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VR panorama on the iPhone


On Monday is the deadline for third party applications to be considered by  Apple for the officially opening of the iPhone App Store. Brian Greenstone is working to complete PangeaVR for the iPhone in time.

After Marco Giorgini and Geoffrey Morelle’s CubeWorld, this is the second VR viewer known to me on the iPhone.

Apple’s own QuickTimeVR is still missing in action.

So how do these panorama viewers compare?

For authors, PangeaVR takes a single equirectangular input, while CubeWorld takes six cubefaces. The cubefaces format requires slightly more authoring work (which can be automated), but in return it is easier on the rendering engine and should play better.

PangeaVR limits the size of the equirectangular image to 2048×1024, while CubeWorld works with cubefaces up to 1024×1024. However the image’s megapixel count (2 Mpx and 6 Mpx) can’t be immediately compared because of the different angular resolution. To compare, the dimensions must be normalized. The conversion formula is:

Which roughly means that an equirectangular image of 2048px long is equivalent to a cubeface of 591px.

Does this matter? given the iPhone’s screen resolution of 480x320px and that 90% of the audience does not zoom, a 512px cubeface is enough (and saves the users a bandwidth intensive and potentially expensive download).

How does it look in practice? I don’t know because I don’t own an iPhone and I do not intend to buy one for the following five reasons not to buy a 3G iPhone.

5 Responses

  1. yuv,
    would u kindly explain how u arrived at the “conversion formula” for cube face size? i’m used to seeing the ideal cube face size as equi-length over pi — 6/sqrt(3) is kinda close to pi, but why this specific irrational number?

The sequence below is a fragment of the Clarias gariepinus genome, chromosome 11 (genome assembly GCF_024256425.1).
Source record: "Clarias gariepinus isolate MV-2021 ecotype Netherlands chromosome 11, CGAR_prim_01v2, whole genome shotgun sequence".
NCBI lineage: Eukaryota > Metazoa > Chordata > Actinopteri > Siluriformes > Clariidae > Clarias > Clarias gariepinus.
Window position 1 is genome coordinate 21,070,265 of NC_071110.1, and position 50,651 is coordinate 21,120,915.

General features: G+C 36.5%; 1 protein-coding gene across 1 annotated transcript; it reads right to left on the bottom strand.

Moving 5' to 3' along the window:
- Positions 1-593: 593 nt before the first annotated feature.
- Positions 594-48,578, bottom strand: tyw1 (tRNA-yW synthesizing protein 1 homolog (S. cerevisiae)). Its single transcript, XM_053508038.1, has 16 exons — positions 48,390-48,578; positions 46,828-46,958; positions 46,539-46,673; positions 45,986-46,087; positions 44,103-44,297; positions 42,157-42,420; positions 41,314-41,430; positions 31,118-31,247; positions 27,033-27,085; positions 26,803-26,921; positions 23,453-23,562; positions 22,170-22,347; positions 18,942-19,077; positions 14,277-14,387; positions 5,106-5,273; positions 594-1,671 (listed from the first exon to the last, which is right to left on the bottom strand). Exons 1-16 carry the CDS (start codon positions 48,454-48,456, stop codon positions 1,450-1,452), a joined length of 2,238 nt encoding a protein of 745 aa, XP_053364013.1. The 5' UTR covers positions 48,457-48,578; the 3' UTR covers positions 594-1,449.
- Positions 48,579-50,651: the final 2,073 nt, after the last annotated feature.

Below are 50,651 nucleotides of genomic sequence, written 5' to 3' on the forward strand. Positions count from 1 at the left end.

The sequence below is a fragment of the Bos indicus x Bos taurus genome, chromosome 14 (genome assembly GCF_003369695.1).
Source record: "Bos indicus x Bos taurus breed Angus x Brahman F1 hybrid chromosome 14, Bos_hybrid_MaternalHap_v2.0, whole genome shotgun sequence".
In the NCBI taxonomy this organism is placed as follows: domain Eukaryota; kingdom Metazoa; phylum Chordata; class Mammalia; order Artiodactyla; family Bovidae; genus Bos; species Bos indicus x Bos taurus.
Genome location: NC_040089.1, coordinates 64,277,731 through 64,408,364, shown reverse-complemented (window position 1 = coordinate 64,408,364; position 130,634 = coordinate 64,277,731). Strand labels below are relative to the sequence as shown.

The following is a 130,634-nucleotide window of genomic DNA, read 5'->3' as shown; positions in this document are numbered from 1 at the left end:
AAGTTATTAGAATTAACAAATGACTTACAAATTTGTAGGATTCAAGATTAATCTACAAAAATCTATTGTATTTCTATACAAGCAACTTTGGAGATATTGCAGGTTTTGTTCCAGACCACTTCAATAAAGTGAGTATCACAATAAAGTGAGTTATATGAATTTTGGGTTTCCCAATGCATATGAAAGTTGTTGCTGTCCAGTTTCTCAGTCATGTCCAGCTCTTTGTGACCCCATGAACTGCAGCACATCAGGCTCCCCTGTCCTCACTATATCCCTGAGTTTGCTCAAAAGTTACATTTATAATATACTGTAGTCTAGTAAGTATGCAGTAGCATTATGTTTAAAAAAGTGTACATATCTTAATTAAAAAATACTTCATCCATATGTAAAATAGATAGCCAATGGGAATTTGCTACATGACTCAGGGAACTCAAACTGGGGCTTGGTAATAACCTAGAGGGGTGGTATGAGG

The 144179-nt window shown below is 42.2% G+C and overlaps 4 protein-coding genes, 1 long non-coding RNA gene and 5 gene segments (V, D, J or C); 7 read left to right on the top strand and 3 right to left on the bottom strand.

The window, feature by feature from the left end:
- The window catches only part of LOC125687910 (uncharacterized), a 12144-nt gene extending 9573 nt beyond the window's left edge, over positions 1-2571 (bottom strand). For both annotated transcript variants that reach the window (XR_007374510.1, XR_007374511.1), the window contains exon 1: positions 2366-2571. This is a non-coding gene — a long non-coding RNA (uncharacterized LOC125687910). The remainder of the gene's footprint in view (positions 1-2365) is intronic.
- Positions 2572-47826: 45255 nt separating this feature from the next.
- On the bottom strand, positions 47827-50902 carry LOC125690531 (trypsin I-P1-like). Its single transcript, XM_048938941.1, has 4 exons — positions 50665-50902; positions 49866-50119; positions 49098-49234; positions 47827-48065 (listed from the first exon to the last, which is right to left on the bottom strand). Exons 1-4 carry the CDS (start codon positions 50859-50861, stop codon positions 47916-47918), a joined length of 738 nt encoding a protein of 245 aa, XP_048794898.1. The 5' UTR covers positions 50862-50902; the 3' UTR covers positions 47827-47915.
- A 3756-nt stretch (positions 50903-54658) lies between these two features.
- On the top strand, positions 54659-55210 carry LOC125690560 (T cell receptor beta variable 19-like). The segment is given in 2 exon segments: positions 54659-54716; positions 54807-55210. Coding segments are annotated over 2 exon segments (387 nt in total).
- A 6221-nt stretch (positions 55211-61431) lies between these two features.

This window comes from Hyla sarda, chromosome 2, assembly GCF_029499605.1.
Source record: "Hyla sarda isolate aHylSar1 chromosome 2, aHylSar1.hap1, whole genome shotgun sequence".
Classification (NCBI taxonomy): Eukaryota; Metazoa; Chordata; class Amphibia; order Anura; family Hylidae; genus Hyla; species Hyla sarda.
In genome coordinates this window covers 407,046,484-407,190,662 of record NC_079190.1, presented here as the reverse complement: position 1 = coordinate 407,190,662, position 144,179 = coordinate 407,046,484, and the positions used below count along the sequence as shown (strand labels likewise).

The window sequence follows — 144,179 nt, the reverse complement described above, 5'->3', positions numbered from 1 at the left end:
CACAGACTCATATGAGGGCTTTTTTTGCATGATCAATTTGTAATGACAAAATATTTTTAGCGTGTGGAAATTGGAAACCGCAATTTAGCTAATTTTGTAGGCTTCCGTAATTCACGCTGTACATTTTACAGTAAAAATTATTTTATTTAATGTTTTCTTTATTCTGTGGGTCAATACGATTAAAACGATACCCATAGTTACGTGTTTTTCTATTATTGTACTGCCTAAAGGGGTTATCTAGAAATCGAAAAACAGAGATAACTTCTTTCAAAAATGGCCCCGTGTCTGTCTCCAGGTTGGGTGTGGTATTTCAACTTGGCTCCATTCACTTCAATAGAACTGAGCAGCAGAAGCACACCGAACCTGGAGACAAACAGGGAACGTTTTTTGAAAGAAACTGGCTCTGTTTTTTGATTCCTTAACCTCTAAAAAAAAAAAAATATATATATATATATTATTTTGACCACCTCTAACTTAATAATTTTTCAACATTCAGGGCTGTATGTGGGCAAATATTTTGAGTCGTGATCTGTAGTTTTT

cheers,
    pedro

  2. @Pedro: the conversion formula above achieves the same pixel count.
    1024 * 2048 = 2097152
    2048 * sqrt(3)/6 = 591.2066757
    (2048 * sqrt(3)/6)^2*6=2097152

    other formulas, e.g. those matching the surface of the sphere against the surface of the cube, result in an even smaller cubeface dimension. This specific formula is rather conservative – I prefer larger cubefaces than a loss in resolution.

  3. thanx yuv, now i understand your goal, ergo the formula.
    i’m not sure it’s a worthwhile goal (do we really need equi-length pixels to represent the zenith and nadir without loss of resolution? in equirectangular we have no choice, but after conversion to cubic i’d rather save some bytes), but i’ll let you have it ;-)
    cheers,
    pedro

  4. @Pedro: what do you mean with the term “equi-length pixels”?

  5. yuv, using your example, i mean 2048 pixels.

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